October 4, 2015 by Simon Pollock in Analysis with 1 comments
San Francisco Revolver had just finished a clinical performance under the lights, putting away Chicago Machine 15-11 in the latter’s first trip to semifinals in Frisco. As the stands cleared of fans and the feeling of loss settled in on embracing pairs of Machine players, Jonathan “Goose” Helton walked slowly off the field, in pain after his last-point collision with Jamie Quella.
Helton racked up three goals and two assists for his team in one of their best offensive efforts all season, but in his mind, there was more work that could have been. Did he think that his team had given their best?
“I don’t. We were close to our best, close…” he said as the moment continued to sink in.
Chicago entered the game confident that they had the players and game plan to win, believing that they could unseat San Francisco from their throne with a well-executed game plan and maximum effort. Machine bounced back in prequarters and quarters to land in this game, using their 0-3 pool play performance as motivation, and with 2014’s early exit at Nationals simmering in the background.
For those that followed the performance of this Windy City program in 2015 alone, a semifinals berth may have seemed almost of the question. Despite an embarrassment of talent on the roster, including the high profile addition of recent National champion handler Brett Matzuka, there were no major tournament wins in the regular season. Michigan High Five took away the Great Lakes Regional title. It didn’t look like the team was capable of putting together a deep run in Frisco –they needed improvement, and where exactly may have been unclear.
According to Helton, an imperfect season may have been just the thing for a team needing to learn about overcoming hardship. Expectations had perhaps gotten the better of the 2014 edition of Machine, which won both the Pro-Elite Challenge and the Pro Flight Finale, along with the Great Lakes title. Raleigh Ring of Fire quashed dreams of semis and beyond last year in prequarters, taking Chicago out of their game and out of contention. It was a disappointing end to what had been a strong and promising season.
Half a year later, through the AUDL’s Windy City Wildfire, Helton built a close friendship with Matzuka, who gave the Machine star and its leadership some critical advice.
“He basically told me whenever we kept not winning tournaments, unlike last year, that that sort of adversity –that sort of disappointment– drives you to be better,” he said. “Even Day 1 of Nationals , he was right. Because we came out against Bravo and Ring wanting to play our best ultimate and having made enough mistakes [in pool play] at that point to learn and play better.”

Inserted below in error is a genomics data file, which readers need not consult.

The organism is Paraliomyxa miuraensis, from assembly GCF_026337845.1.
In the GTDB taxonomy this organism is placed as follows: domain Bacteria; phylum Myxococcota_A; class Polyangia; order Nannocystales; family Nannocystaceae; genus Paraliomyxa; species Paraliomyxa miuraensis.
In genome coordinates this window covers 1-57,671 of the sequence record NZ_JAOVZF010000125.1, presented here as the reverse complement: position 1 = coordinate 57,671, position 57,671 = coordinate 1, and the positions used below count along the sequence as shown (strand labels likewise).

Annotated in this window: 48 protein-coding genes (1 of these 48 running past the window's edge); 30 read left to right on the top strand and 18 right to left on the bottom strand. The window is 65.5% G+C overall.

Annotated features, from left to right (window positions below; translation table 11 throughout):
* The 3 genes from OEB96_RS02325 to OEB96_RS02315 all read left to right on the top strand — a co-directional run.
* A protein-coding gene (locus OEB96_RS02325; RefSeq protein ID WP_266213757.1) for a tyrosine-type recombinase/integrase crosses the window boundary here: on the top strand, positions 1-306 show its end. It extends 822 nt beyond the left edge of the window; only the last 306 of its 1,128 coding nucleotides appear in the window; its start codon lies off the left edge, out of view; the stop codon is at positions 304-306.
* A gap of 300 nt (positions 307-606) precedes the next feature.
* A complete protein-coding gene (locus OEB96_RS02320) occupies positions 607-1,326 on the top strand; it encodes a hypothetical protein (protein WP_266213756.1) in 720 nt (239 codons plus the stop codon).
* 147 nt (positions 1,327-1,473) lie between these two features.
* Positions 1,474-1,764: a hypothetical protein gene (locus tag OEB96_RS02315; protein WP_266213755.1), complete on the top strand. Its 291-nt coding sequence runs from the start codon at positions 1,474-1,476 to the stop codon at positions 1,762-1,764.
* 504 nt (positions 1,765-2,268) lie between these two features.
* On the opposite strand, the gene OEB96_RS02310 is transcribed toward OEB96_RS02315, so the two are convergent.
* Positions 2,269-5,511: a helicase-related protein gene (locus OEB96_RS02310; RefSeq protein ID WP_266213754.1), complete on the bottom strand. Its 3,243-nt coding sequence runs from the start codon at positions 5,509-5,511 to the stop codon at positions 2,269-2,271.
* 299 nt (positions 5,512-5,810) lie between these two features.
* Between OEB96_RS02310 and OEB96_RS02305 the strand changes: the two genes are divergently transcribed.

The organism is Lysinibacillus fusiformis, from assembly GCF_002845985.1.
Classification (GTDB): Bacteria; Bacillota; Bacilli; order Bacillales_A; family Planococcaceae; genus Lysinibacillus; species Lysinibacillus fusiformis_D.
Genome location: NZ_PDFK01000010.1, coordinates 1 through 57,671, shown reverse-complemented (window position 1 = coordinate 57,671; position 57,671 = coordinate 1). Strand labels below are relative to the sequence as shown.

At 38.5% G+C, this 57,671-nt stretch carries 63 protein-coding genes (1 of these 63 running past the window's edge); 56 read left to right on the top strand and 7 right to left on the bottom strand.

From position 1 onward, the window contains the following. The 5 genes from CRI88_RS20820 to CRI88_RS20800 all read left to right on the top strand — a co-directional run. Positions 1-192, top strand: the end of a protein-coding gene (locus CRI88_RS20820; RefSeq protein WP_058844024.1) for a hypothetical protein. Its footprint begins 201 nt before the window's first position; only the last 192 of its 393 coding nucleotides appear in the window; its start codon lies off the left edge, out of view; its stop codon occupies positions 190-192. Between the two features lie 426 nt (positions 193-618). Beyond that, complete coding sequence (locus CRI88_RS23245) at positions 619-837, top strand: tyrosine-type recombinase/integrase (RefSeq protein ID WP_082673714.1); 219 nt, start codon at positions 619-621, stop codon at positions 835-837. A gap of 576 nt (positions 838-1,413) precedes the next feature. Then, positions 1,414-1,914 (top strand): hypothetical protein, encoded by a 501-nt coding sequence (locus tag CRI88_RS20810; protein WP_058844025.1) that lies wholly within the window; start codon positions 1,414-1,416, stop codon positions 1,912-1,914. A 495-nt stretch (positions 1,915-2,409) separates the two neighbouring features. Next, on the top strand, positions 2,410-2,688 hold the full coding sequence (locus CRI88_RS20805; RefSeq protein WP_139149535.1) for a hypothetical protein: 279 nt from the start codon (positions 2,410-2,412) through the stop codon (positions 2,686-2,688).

Last night’s performance, in fact, capped a mirror image to Machine’s 2014 Nationals record. Hot off their Regional title, they took down Minneapolis Sub Zero, D.C. Truck Stop, and Portland Rhino in pool play. Then Ring of Fire put an end to their hopes with a decisive three-point victory.
Instead, in 2015, Machine arrived with a lack of consistency. They caved in against Madison Club in the first round, ceding a 13-10 lead and losing 14-13 in a capped game. Immediately afterward, with a lead heading into half against Philadelphia Patrol, Chicago again folded under pressure and lost on double game point. By the time their third pool play game against Revolver arrived, falling to last in the pool was unavoidable. It was the simple prospect that pool play games would not affect their chances at the bracket that gave Machine hope.
Captain Kevin Kelly and the rest of the team’s leadership knew that the format’s forgiveness could give their team a clean shot at a deep run, and pulled a mental 180 that saw them hand in two major wins to land them in the semifinal under the lights. The emotional pitfalls associated with loss were familiar this time around, and that knowledge may have combined well with the team’s experience at Nationals last year. In essence, the team could move on faster and refocus effectively having been forced to do so earlier in the season.
Perhaps it made Machine more fearless.
Helton and fellow phenomenal O-line cutter AJ Nelson hadn’t quite handed their own stellar performances on Thursday, but they turned themselves around and finished the weekend leading the team in goals, with 9 and 15 respectively. Nelson himself had two goals and two assists in Machine’s semifinal debut against Revolver, getting himself into the deep spaces where he was most effective.
Matzuka and Liu were lethal from the backfield as well, and the two early breaks that gave Revolver the lead were nothing like the total mental collapses from pool play on Thursday. Chalk it up to semis jitters, since the offense was on fire for practically the rest of the game.
And even after all that, Helton thought they could have done more. “I’m a little disappointed, but I’m proud of my team and last year made us what we are this year,” he said while holding his rib cage from the crash with Quella.
San Francisco Revolver has yet to show any signs of being anything less that than best team in the world so far this tournament. For Chicago Machine to trade with a team so steeped in a history of national titles and late season runs in all but four points of a lightning fast semifinal, and then want more? That’s nothing but improvement.